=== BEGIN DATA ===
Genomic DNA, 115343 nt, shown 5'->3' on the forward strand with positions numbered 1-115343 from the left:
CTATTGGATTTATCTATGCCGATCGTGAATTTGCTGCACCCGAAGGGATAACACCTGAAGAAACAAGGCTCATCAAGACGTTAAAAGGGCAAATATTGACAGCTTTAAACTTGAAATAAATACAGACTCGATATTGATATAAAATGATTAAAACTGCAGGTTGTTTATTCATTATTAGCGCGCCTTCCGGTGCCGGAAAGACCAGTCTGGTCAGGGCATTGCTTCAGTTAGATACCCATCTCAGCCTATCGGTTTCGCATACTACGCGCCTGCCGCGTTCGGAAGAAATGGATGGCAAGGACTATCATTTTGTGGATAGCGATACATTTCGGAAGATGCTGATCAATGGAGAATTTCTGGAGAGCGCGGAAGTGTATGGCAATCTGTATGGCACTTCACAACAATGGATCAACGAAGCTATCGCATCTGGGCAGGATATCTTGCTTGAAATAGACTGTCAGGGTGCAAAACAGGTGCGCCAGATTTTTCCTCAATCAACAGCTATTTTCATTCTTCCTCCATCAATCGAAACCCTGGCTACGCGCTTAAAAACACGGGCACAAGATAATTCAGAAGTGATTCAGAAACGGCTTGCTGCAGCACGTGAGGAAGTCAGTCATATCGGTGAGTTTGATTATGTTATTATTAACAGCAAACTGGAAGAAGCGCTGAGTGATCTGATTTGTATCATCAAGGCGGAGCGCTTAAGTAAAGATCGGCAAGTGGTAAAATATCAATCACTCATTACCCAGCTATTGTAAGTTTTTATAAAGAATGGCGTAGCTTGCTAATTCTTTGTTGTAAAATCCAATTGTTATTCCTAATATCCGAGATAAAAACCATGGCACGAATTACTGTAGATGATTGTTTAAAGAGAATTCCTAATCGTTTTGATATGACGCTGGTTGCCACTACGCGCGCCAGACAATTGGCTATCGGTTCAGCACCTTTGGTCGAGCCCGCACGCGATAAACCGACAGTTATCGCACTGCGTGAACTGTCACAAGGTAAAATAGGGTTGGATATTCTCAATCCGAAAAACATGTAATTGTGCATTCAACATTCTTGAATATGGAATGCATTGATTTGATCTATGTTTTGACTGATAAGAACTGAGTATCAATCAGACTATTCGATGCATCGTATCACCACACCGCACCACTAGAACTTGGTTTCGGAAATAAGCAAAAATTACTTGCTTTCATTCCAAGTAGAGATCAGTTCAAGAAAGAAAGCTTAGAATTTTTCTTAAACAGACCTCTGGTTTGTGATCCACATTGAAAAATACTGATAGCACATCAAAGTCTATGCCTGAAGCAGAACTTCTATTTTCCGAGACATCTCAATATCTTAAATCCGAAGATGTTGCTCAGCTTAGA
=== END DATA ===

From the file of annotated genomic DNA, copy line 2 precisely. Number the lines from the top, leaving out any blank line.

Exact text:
CTATTGGATTTATCTATGCCGATCGTGAATTTGCTGCACCCGAAGGGATAACACCTGAAGAAACAAGGCTCATCAAGACGTTAAAAGGGCAAATATTGACAGCTTTAAACTTGAAATAAATACAGACTCGATATTGATATAAAATGATTAAAACTGCAGGTTGTTTATTCATTATTAGCGCGCCTTCCGGTGCCGGAAAGACCAGTCTGGTCAGGGCATTGCTTCAGTTAGATACCCATCTCAGCCTATCGGTTTCGCATACTACGCGCCTGCCGCGTTCGGAAGAAATGGATGGCAAGGACTATCATTTTGTGGATAGCGATACATTTCGGAAGATGCTGATCAATGGAGAATTTCTGGAGAGCGCGGAAGTGTATGGCAATCTGTATGGCACTTCACAACAATGGATCAACGAAGCTATCGCATCTGGGCAGGATATCTTGCTTGAAATAGACTGTCAGGGTGCAAAACAGGTGCGCCAGATTTTTCCTCAATCAACAGCTATTTTCATTCTTCCTCCATCAATCGAAACCCTGGCTACGCGCTTAAAAACACGGGCACAAGATAATTCAGAAGTGATTCAGAAACGGCTTGCTGCAGCACGTGAGGAAGTCAGTCATATCGGTGAGTTTGATTATGTTATTATTAACAGCAAACTGGAAGAAGCGCTGAGTGATCTGATTTGTATCATCAAGGCGGAGCGCTTAAGTAAAGATCGGCAAGTGGTAAAATATCAATCACTCATTACCCAGCTATTGTAAGTTTTTATAAAGAATGGCGTAGCTTGCTAATTCTTTGTTGTAAAATCCAATTGTTATTCCTAATATCCGAGATAAAAACCATGGCACGAATTACTGTAGATGATTGTTTAAAGAGAATTCCTAATCGTTTTGATATGACGCTGGTTGCCACTACGCGCGCCAGACAATTGGCTATCGGTTCAGCACCTTTGGTCGAGCCCGCACGCGATAAACCGACAGTTATCGCACTGCGTGAACTGTCACAAGGTAAAATAGGGTTGGATATTCTCAATCCGAAAAACATGTAATTGTGCATTCAACATTCTTGAATATGGAATGCATTGATTTGATCTATGTTTTGACTGATAAGAACTGAGTATCAATCAGACTATTCGATGCATCGTATCACCACACCGCACCACTAGAACTTGGTTTCGGAAATAAGCAAAAATTACTTGCTTTCATTCCAAGTAGAGATCAGTTCAAGAAAGAAAGCTTAGAATTTTTCTTAAACAGACCTCTGGTTTGTGATCCACATTGAAAAATACTGATAGCACATCAAAGTCTATGCCTGAAGCAGAACTTCTATTTTCCGAGACATCTCAATATCTTAAATCCGAAGATGTTGCTCAGCTTAGA